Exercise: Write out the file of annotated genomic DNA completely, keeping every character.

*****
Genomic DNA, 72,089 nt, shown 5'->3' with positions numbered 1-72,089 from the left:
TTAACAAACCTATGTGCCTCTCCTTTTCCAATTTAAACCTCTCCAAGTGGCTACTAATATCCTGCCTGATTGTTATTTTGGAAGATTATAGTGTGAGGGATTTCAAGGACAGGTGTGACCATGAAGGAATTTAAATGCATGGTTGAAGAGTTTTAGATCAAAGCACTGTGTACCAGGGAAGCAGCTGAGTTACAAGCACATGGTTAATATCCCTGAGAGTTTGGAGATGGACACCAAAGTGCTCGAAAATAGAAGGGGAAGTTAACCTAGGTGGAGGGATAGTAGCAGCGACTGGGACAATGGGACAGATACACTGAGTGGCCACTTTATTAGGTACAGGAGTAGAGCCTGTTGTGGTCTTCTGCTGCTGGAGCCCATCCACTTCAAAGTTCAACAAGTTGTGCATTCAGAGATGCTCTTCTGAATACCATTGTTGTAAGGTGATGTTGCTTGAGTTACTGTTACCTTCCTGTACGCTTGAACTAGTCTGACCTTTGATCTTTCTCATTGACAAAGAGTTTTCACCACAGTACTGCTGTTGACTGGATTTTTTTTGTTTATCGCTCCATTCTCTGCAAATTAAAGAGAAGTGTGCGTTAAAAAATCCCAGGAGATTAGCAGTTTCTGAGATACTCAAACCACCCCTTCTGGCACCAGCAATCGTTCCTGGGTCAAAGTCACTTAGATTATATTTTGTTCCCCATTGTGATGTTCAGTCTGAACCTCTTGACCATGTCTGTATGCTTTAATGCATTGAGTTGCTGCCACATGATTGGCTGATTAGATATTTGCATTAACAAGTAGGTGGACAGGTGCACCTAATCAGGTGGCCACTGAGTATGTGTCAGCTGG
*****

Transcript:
Genomic DNA, 72,089 nt, shown 5'->3' with positions numbered 1-72,089 from the left:
TTAACAAACCTATGTGCCTCTCCTTTTCCAATTTAAACCTCTCCAAGTGGCTACTAATATCCTGCCTGATTGTTATTTTGGAAGATTATAGTGTGAGGGATTTCAAGGACAGGTGTGACCATGAAGGAATTTAAATGCATGGTTGAAGAGTTTTAGATCAAAGCACTGTGTACCAGGGAAGCAGCTGAGTTACAAGCACATGGTTAATATCCCTGAGAGTTTGGAGATGGACACCAAAGTGCTCGAAAATAGAAGGGGAAGTTAACCTAGGTGGAGGGATAGTAGCAGCGACTGGGACAATGGGACAGATACACTGAGTGGCCACTTTATTAGGTACAGGAGTAGAGCCTGTTGTGGTCTTCTGCTGCTGGAGCCCATCCACTTCAAAGTTCAACAAGTTGTGCATTCAGAGATGCTCTTCTGAATACCATTGTTGTAAGGTGATGTTGCTTGAGTTACTGTTACCTTCCTGTACGCTTGAACTAGTCTGACCTTTGATCTTTCTCATTGACAAAGAGTTTTCACCACAGTACTGCTGTTGACTGGATTTTTTTTGTTTATCGCTCCATTCTCTGCAAATTAAAGAGAAGTGTGCGTTAAAAAATCCCAGGAGATTAGCAGTTTCTGAGATACTCAAACCACCCCTTCTGGCACCAGCAATCGTTCCTGGGTCAAAGTCACTTAGATTATATTTTGTTCCCCATTGTGATGTTCAGTCTGAACCTCTTGACCATGTCTGTATGCTTTAATGCATTGAGTTGCTGCCACATGATTGGCTGATTAGATATTTGCATTAACAAGTAGGTGGACAGGTGCACCTAATCAGGTGGCCACTGAGTATGTGTCAGCTGG